Those wacky Mexicans sure make the news interesting

News from the Hispanic world:

· The Arizona-Sonora Desert Museum recently took down the Mexican flag it had been flying for several decades. This came after an anonymous caller threatened the museum with a boycott "or worse," whatever that means.

I have wildly mixed feelings on flags in general. Since good, decent people have actually given their lives in defense of our flag, I can't really downplay its significance. At the same time, it shouldn't be accorded status beyond that of a symbol.

I don't really have a problem with a foreign flag being flown next to ours, as long as ours is higher. It's simple, really. We're a bad-ass country and we've earned our bad-ass status. Nobody gets to be our equal on our turf. If Mexicans wants to fly their flag above ours in Mexico, that's fine. It's their country.

As a matter of fact, I probably take more offense at South Carolina flying its racist Confederate flag than I do the Mexican flag at the Desert Museum. Some people in the South still claim that they're just trying to honor their brave fighting men who died in the Civil War. And what exactly was it that they were fighting for? Oh, yeah, states' rights, huh?

· Some guy got popped by the Border Patrol as he hopped the fence in Douglas. Turns out the guy had burned the tips of all of his fingers so that, if he got caught, the authorities wouldn't be able to identify him through fingerprints. See, he was convicted of sexual assault of a minor in 2004 and was deported.

I would like to know which panel of geniuses came up with the idea of deporting felons. Let's see, you robbed a bank in Chicago. You've been found guilty. Your punishment is that you can't be in Chicago for the next few weeks. Or days, depending on how good you are at what you do.

Now, if we had a border that was actually a border, I could understand that. Sending somebody to Mexico with a conviction for sexual assault on a minor might not subject him to the same bootie action that he'd receive in an American prison, but coupled with the crappy economy and health care down there, I'd say justice would be served. But our border isn't a border.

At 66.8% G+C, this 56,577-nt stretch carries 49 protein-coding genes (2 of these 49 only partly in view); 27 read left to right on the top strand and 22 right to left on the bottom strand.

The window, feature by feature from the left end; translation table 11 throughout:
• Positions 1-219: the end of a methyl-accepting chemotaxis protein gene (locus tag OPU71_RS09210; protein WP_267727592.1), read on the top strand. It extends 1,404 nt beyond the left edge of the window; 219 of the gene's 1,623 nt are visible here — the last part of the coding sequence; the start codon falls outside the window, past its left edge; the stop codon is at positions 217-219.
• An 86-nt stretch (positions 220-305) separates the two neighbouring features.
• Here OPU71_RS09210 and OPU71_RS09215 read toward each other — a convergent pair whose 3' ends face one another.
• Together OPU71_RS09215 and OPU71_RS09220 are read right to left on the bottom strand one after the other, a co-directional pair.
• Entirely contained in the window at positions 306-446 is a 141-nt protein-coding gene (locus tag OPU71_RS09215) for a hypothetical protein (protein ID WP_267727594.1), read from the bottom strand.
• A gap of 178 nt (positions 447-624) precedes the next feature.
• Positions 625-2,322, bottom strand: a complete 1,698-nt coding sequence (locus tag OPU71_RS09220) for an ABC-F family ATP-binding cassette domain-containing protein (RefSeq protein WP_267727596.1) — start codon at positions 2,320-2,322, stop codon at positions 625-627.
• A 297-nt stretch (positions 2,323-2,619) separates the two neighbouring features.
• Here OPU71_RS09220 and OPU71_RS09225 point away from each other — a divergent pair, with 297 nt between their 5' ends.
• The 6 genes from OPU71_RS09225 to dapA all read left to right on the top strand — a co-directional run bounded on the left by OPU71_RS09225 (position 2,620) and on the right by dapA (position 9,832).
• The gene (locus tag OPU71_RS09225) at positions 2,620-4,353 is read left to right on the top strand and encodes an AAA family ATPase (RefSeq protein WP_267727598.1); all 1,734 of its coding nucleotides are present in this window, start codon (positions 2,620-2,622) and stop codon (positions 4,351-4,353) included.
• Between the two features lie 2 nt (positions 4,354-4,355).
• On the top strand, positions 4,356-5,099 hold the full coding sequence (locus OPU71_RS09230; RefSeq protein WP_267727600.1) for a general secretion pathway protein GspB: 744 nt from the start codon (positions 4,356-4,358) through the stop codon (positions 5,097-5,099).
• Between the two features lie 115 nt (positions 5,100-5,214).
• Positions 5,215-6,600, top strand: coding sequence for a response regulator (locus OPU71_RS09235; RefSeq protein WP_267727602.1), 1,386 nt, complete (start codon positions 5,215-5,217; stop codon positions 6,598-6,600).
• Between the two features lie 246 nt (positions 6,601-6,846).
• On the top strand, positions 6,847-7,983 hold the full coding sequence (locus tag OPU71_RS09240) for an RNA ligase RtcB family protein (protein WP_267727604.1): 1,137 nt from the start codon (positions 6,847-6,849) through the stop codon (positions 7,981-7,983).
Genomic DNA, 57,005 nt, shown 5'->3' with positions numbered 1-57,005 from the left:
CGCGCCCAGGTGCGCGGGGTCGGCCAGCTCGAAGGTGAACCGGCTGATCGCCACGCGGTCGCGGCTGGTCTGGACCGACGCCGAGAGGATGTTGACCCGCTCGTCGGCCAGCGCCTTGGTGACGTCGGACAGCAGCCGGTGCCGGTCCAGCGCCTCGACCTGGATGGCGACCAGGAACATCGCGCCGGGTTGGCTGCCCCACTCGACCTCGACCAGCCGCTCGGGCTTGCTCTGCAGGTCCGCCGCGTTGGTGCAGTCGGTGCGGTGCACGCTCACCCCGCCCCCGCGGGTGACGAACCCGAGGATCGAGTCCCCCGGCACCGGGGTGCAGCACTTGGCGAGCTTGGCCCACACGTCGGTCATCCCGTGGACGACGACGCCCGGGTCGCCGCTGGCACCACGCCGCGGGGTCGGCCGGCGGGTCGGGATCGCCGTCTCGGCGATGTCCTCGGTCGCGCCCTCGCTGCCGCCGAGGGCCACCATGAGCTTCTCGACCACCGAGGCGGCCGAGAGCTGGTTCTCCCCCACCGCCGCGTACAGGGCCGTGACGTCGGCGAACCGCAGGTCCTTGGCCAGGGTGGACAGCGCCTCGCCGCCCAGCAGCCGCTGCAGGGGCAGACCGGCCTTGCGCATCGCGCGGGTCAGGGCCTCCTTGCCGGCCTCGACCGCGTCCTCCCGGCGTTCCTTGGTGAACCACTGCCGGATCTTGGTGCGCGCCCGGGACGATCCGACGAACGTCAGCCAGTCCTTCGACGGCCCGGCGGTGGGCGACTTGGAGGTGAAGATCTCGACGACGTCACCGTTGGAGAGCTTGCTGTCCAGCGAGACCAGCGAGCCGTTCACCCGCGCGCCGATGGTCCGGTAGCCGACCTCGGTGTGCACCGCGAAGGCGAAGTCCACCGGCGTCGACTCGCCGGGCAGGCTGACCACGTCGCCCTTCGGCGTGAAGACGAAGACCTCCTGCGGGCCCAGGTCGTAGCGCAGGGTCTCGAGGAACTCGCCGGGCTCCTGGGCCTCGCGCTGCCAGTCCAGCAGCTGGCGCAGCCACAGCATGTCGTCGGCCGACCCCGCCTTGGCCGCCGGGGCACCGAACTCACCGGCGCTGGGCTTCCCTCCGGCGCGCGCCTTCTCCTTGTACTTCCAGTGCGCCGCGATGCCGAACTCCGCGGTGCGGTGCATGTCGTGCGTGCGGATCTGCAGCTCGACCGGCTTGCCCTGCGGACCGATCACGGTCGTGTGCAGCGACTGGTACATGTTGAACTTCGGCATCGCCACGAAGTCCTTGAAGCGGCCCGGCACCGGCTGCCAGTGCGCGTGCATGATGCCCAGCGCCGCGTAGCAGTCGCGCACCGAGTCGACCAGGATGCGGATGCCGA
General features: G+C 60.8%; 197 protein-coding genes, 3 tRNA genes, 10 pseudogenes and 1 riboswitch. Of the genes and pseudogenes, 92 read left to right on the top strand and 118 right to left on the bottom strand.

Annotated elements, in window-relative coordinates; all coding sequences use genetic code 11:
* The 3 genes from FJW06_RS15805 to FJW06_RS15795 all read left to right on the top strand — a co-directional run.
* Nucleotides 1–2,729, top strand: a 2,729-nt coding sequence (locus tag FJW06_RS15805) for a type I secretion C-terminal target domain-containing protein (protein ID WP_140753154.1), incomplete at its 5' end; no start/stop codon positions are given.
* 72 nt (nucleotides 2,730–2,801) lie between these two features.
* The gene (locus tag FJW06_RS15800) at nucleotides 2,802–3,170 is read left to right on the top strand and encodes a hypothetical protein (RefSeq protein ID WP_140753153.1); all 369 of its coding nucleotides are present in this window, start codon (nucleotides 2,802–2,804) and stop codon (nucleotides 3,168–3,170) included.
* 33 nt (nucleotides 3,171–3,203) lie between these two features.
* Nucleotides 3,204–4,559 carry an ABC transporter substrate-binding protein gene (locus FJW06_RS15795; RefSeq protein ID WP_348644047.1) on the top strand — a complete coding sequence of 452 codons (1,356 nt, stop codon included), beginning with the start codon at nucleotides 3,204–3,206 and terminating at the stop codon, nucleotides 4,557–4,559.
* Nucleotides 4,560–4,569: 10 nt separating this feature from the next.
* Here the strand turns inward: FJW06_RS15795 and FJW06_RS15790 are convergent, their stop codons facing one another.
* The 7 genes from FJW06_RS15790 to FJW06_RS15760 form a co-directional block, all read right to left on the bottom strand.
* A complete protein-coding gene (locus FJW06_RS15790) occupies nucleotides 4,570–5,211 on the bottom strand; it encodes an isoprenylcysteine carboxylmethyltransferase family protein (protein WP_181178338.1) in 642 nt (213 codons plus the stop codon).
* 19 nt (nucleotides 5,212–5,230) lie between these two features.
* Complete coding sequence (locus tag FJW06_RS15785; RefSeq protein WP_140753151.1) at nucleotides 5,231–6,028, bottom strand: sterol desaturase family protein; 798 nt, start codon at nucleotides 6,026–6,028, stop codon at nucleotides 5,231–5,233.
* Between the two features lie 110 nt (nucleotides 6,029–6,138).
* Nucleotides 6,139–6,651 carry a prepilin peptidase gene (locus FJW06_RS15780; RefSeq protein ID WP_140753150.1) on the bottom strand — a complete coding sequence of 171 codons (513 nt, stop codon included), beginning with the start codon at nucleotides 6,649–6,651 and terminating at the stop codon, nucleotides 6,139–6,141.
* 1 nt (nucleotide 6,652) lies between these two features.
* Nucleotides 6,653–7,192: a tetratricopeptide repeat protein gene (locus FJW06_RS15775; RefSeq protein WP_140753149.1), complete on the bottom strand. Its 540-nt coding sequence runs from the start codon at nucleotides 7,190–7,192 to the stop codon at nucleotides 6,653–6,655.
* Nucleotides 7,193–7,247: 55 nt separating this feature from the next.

Oh, yeah, the guy's name is Mateo Cruz-Cruz. I understand the whole thing with the hyphenated names, mom's family and dad's. I also realize that Cruz is a fairly common name. But there's no damn way I'd walk around with that tag.

If my name was Tom Danehy-Danehy, people would expect me to be sitting on a porch somewhere, strumming a banjo.

· ESPN does a small segment on its SportsCenter program titled "ESPN Deportes," reporting stuff that appears on the separate ESPN cable channel of the same name. This is a brief summary of sports news in Latin America and Europe, with a lot of soccer and some baseball and tennis thrown in. There are several announcers, both male and female, who appear in these segments. And they all have one thing in common: They have thick accents when they speak English.

I don't understand it. I know hundreds of (English/Spanish-speaking) bilingual people and I would say that not just some, but a majority, of them don't have an accent in either language. And if they have a discernible one at all, it's certainly not as thick as those of the people ESPN trots out. My wife, who is bilingual, can't stand to listen to it.

C'mon ESPN, you bill yourself as the worldwide leader. Go out and find somebody who can speak both languages without sounding like Cheech Marin's Pedro de Pacas character.

· A Phoenix police officer was shot and killed recently by a guy who had been stopped for a minor offense. The shooter was in this country illegally, having already been arrested and deported earlier, only to have snuck back into the country. The police officer, a two-time cancer survivor who had nixed desk duty in order to return to the streets, was shot in the face and died a horrible death.

The Phoenix-area newspapers were flooded with letters, many of which made the argument that the tragedy never should have occurred because the criminal never should have been walking the streets of the United States of America. (Unless you hold to an immutable God/fate/Final Destination way of looking at things, it's pretty hard to argue that point.) Many criticized the federal government, and more than a few took shots at Phoenix for its phony-ass "sanctuary city" label. Some people claimed that a majority of the police officers who have been killed in recent years in the Valley of the Sun have died at the hands of illegal aliens.

That's when the Arizona Republic stepped in and said enough is enough. In an editorial, the Republic stated that of the 10 police officers and sheriffs who have been killed in recent years in that area, only three had been killed by people who were in this country illegally.

So, only 30 percent of the cops gunned down in the line of duty died at the hands of illegals. That makes us all feel much better.